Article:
“Self-defense can be an important crime deterrent,” concluded a study by the Centers for Disease Control (CDC) mandated via executive order by President Barack Obama. The findings also question the effectiveness of gun-control measures.
The $10 million study was commissioned by President Barack Obama as part of 23 executive orders he signed in January of 2013.
The study’s findings include:
- Gun-use is the safest of studied “self-protective strategies,”
- Suicide accounts for most firearm deaths,
- Felons who use guns very seldom obtain their guns by stealing them, and
- There is no evidence that gun restrictions reduce gun violence.
“Studies that directly assessed the effect of actual defensive uses of guns (i.e., incidents in which a gun was ‘used’ by the crime victim in the sense of attacking or threatening an offender) have found consistently lower injury rates among gun-using crime victims compared with victims who used other self-protective strategies,” the CDC study, entitled “Priorities For Research to Reduce the Threat of Firearm-Related Violence,” states.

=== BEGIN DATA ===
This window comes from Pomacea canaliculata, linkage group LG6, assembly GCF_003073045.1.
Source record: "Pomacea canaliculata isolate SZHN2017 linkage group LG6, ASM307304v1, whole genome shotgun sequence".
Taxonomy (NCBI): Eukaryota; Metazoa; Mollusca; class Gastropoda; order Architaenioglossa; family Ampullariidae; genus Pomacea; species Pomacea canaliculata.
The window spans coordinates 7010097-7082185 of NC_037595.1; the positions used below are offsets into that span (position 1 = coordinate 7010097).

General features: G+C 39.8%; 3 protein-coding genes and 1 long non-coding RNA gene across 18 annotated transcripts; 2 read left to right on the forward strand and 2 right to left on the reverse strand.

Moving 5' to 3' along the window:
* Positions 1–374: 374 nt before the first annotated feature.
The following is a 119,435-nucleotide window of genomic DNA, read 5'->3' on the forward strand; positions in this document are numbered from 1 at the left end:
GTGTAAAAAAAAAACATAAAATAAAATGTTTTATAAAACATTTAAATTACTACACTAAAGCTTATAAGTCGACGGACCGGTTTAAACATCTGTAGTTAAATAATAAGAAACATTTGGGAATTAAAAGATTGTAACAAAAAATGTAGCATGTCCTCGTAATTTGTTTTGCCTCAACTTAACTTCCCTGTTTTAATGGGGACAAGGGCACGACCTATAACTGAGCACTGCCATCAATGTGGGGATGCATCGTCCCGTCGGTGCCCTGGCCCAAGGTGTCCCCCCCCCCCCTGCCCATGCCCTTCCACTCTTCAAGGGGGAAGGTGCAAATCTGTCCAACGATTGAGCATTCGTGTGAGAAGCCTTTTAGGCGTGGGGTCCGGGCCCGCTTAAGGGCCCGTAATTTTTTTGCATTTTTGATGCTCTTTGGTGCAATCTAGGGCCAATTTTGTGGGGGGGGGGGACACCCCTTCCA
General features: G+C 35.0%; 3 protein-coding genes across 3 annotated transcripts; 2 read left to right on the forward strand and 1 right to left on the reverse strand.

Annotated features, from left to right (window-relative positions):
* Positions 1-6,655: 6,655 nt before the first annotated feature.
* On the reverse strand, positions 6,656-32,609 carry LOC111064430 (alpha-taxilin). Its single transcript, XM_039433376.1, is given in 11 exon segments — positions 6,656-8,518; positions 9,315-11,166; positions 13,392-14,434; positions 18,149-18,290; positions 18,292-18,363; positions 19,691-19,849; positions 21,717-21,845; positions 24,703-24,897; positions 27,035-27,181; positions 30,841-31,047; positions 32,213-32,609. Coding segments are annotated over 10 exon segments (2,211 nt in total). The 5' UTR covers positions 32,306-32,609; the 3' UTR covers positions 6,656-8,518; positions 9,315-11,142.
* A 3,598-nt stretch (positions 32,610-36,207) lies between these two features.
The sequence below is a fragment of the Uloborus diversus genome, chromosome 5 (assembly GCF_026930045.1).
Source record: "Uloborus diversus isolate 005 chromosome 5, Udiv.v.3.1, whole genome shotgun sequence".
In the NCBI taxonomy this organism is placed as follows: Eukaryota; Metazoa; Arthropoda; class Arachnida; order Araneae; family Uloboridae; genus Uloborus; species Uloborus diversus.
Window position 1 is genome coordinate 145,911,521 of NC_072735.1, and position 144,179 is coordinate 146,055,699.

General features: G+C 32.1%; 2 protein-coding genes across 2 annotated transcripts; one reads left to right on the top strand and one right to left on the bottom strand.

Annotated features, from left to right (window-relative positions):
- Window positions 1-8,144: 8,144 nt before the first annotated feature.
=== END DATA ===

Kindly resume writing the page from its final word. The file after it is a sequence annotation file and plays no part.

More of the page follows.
Researchers also found that the majority of firearm deaths are from suicide, not homicide. “Between the years 2000 and 2010, firearm-related suicides significantly outnumbered homicides for all age groups, annually accounting for 61 percent of the more than 335,600 people who died from firearm-related violence in the United States.”
“Most felons report obtaining the majority of their firearms from informal sources,” adds the report, while “stolen guns account for only a small percentage of guns used by convicted criminals.”
The report expresses uncertainty about gun control measures, stating that “whether gun restrictions reduce firearm-related violence is an unresolved issue,” and that there is no evidence “that passage of right-to-carry laws decrease or increase violence crime.” It also stated that proposed “gun turn-in programs are ineffective.”
Instead, researchers proposed gun safety technologies such as “external locking devices and biometric systems” to reduce firearm-related deaths.